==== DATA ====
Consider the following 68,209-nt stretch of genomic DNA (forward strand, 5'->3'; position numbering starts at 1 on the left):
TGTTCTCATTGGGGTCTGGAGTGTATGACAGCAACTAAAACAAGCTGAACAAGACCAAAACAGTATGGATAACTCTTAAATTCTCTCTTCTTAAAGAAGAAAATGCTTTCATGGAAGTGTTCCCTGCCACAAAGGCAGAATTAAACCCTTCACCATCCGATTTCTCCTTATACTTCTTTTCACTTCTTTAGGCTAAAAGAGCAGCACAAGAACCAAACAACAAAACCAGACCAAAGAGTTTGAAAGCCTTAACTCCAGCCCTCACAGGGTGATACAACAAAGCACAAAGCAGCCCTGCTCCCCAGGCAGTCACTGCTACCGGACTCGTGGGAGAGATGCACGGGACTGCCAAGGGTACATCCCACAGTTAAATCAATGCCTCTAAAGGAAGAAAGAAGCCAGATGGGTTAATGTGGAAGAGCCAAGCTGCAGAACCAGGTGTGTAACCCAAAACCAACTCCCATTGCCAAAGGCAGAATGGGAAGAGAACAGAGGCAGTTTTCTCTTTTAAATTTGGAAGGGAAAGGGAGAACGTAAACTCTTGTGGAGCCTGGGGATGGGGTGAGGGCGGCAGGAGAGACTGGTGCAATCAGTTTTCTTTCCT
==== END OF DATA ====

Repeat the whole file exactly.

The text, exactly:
Consider the following 68,209-nt stretch of genomic DNA (forward strand, 5'->3'; position numbering starts at 1 on the left):
TGTTCTCATTGGGGTCTGGAGTGTATGACAGCAACTAAAACAAGCTGAACAAGACCAAAACAGTATGGATAACTCTTAAATTCTCTCTTCTTAAAGAAGAAAATGCTTTCATGGAAGTGTTCCCTGCCACAAAGGCAGAATTAAACCCTTCACCATCCGATTTCTCCTTATACTTCTTTTCACTTCTTTAGGCTAAAAGAGCAGCACAAGAACCAAACAACAAAACCAGACCAAAGAGTTTGAAAGCCTTAACTCCAGCCCTCACAGGGTGATACAACAAAGCACAAAGCAGCCCTGCTCCCCAGGCAGTCACTGCTACCGGACTCGTGGGAGAGATGCACGGGACTGCCAAGGGTACATCCCACAGTTAAATCAATGCCTCTAAAGGAAGAAAGAAGCCAGATGGGTTAATGTGGAAGAGCCAAGCTGCAGAACCAGGTGTGTAACCCAAAACCAACTCCCATTGCCAAAGGCAGAATGGGAAGAGAACAGAGGCAGTTTTCTCTTTTAAATTTGGAAGGGAAAGGGAGAACGTAAACTCTTGTGGAGCCTGGGGATGGGGTGAGGGCGGCAGGAGAGACTGGTGCAATCAGTTTTCTTTCCT